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Jeju is South Korea's largest island and lies 85 km off the Korean peninsula. Formed by volcanic eruptions some 2 million years ago, its natural beauty was designated a World Heritage site in 2007.

Yongduam Rock is the creation of wind and water erosion and is shaped like a dragon. Legend has it that a dragon was shot by the mountain god after stealing jade from Hallasan. He fell at this point and his head froze looking at the sky.



Driving is the best, and oftentimes only, way to explore Jeju. Car rentals are cheap and the roads are easy to use. The north coast of Jeju is picturesque and offers a great sunset-viewing opportunity.



There is a pork delicacy street in Jeju City. The BBQ was quite delicious and came with all the small side dishes.



Jeju is not a very large island and it only took about an hour to reach the east coast from my base in Seogwipo. Seopjikoji is a beautiful coastal park with rocks, ocean waves, and plenty of tourists. These squid are being dried the natural way and will wound up on someone's dinner plate.





These corn dog-like snacks seem quite popular in Korea.



A short drive away, Seongsan Ilchulbong is a hill that rose from the ocean following an eruption about 100,000 years ago. The crater is 90 m high and stretches 600 m in diameter. This is another major tourist spot, and the staircase up to the crater is a bit strenuous.





The crater was filled with vegetation and doesn't seem anything like a volcanic creation.



No elevators here!




Lunch would be an appropriate event after this hike, and seafood features prominently here. Abalone and various kinds of fish are local specialities and come with the typical side dish bonanza.





This is the raw form of abalone, a crawling creature that likes to roam the ocean bottom.



Hot, flowing lava has created a number of interesting formations in Manjanggul Cave. Only 1km is open to tourists, but you can already see remnants of the lava movement and melted stone from the heat. Some magical creatures can survive in this dark environment as well.





While at only 23 m high, Jeongbang Falls is the only waterfall that falls into the ocean in Korea.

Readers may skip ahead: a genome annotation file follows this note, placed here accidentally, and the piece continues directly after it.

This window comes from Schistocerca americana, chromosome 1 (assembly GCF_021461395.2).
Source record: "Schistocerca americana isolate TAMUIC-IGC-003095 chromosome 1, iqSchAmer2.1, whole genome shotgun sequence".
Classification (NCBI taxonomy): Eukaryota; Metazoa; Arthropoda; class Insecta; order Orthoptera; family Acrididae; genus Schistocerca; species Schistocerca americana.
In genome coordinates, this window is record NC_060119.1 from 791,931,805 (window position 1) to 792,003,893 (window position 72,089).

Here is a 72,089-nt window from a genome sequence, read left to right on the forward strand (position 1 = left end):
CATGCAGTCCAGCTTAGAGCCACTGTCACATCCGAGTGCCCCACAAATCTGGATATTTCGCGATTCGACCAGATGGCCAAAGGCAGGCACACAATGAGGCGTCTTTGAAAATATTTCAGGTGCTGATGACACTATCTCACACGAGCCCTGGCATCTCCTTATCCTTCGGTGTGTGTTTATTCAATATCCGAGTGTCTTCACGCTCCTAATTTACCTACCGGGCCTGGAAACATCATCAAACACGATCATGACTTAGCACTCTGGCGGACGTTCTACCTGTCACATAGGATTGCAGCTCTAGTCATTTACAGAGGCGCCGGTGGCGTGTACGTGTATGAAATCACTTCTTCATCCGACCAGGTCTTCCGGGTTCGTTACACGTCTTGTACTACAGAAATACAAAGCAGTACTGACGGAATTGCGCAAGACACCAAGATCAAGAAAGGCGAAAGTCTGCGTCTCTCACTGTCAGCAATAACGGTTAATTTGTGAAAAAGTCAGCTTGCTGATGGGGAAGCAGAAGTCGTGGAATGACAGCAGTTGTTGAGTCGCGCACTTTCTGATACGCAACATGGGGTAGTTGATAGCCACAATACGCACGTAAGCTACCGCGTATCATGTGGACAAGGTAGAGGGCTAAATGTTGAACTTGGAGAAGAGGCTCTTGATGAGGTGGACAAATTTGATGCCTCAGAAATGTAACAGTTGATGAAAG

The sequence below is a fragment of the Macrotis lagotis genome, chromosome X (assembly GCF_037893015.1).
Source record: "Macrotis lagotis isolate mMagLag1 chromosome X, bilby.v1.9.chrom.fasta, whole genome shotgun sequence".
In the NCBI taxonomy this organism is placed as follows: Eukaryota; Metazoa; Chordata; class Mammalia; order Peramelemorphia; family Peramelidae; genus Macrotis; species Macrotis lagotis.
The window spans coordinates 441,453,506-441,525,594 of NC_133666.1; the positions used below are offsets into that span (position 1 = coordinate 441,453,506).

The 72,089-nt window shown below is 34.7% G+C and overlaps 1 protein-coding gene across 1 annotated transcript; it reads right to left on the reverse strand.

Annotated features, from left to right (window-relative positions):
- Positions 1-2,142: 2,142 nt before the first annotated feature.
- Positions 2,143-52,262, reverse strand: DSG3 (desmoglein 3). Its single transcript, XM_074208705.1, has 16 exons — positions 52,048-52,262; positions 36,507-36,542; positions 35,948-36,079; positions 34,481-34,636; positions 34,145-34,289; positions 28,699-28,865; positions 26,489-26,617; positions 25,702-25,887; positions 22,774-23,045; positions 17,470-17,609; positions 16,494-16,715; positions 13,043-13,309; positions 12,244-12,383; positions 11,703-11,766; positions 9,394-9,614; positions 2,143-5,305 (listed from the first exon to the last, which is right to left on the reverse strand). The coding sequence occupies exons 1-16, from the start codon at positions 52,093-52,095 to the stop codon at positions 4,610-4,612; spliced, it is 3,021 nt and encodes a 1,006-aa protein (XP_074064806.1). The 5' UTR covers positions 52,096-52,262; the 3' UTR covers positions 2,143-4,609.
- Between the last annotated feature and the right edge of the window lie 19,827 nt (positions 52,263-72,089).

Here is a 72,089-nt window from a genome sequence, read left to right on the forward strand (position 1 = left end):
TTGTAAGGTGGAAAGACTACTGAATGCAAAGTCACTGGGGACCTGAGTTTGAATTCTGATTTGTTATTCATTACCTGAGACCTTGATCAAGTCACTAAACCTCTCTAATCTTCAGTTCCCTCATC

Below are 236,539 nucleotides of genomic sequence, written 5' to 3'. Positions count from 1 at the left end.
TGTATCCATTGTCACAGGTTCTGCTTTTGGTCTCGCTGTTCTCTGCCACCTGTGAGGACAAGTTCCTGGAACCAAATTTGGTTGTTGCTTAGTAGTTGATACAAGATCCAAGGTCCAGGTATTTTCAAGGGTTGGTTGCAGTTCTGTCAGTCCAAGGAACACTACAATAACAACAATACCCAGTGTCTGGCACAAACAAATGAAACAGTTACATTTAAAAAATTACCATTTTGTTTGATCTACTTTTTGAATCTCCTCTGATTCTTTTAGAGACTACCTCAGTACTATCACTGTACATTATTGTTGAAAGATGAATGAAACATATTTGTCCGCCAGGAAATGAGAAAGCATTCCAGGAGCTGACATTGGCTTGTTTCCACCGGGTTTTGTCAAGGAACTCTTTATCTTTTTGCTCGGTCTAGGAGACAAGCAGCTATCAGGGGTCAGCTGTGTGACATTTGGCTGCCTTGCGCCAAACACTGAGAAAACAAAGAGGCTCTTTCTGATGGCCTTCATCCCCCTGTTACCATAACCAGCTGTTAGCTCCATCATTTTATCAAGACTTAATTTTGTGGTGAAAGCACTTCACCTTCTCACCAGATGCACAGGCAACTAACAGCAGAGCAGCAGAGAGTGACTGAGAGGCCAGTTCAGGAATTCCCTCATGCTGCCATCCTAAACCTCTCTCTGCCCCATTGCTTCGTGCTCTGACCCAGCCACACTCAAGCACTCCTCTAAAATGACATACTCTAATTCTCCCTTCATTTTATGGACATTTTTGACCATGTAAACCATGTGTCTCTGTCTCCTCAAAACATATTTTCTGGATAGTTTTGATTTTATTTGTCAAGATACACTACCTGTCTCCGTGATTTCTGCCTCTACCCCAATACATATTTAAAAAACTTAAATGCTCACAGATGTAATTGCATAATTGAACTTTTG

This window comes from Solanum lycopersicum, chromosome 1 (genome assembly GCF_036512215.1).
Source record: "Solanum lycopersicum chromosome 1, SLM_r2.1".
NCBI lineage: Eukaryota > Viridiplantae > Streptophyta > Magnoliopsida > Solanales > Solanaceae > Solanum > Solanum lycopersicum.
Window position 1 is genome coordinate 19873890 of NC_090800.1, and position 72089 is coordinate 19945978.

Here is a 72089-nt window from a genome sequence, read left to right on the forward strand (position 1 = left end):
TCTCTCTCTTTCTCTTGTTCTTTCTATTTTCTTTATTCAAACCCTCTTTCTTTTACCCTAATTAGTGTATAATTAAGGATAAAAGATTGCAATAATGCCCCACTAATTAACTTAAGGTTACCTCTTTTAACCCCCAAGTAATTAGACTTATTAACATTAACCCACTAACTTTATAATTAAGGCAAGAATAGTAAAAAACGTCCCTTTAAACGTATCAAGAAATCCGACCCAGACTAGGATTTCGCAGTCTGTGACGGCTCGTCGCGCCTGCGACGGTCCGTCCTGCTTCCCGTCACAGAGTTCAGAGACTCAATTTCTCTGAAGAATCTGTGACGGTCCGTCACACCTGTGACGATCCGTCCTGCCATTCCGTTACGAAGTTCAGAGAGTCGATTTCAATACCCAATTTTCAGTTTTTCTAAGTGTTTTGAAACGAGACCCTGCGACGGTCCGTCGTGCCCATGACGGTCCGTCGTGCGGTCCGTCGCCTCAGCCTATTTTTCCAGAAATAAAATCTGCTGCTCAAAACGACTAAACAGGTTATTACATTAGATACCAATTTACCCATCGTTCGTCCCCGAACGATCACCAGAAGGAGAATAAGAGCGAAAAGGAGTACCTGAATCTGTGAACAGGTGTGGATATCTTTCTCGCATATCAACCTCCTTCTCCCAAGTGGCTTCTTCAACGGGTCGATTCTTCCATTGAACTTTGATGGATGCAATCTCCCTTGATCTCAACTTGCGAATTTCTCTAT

Meanwhile, local fishermen were busy cleaning their catch.



Oedolgae is a lonely rock in the ocean. The tourists there were so curious and interested, they ventured beyond the fence and risked falling down the rugged cliffs into a most certain death.





The Jusangjeolli Cliff of Daepo showcases impressive vertical pillar-shaped rocks, formed due to contraction of thick lava flows rapidly cooling.





Due to the geography, waves get pushed up high against the coastline.



Fresh sashimi is available for a taste!



Jeju has a lot of museums that don't tie much to the island's geological heritage at all. You can re-live world events at the Teddy Bear Museum.



Today's destination would be the southwest. The coastline was very picturesque and the roads were fairly empty. This part of Jeju seems to be off the beaten path.





The abalone feast continues with a porridge! I'm a big fan of this warm dish even though it was still tropical weather outside.



Legend has it Sanbangsan was a piece of Hallasan thrown by the Great Jade Emperor. This huge mountain appears in an odd location, a bit alone.



Songaksan is much shorter, at only 100 m high, and is a pleasant walk to admire the ocean and nearby Sanbangsan.





I didn't have much energy left to hike Hallasan. Nevertheless, I did walk drive through it and stopped to admire the natural beauty so high up above sea level. My ears were popping as the car winded its way uphill.



Back downhill, I headed towards the traditional market in Jeju City. I'm a big fan of these places, where fresh foods and the side dish specialties are sold.





The lady selling squid would efficiently and quickly cut it up and clean it a few times before wrapping it up for the customer to take home.



If I had a serviced apartment, I would buy some of these fresh and steam them at home.



Fresh seafood was everywhere!



Mandarin oranges are also a popular local crop.



There is also cooked food for some snacking!



2.5 days went quite quickly, and it was time to head back to the mainland. Jeju Airport was bursting with people in the early morning. Guess September is still high-season!



My final glimpse of Jeju was an aerial view of Seongsan Ilchulbong. It looks much better from above!



More : http://www.globalphotos.org/jeju.htm
 
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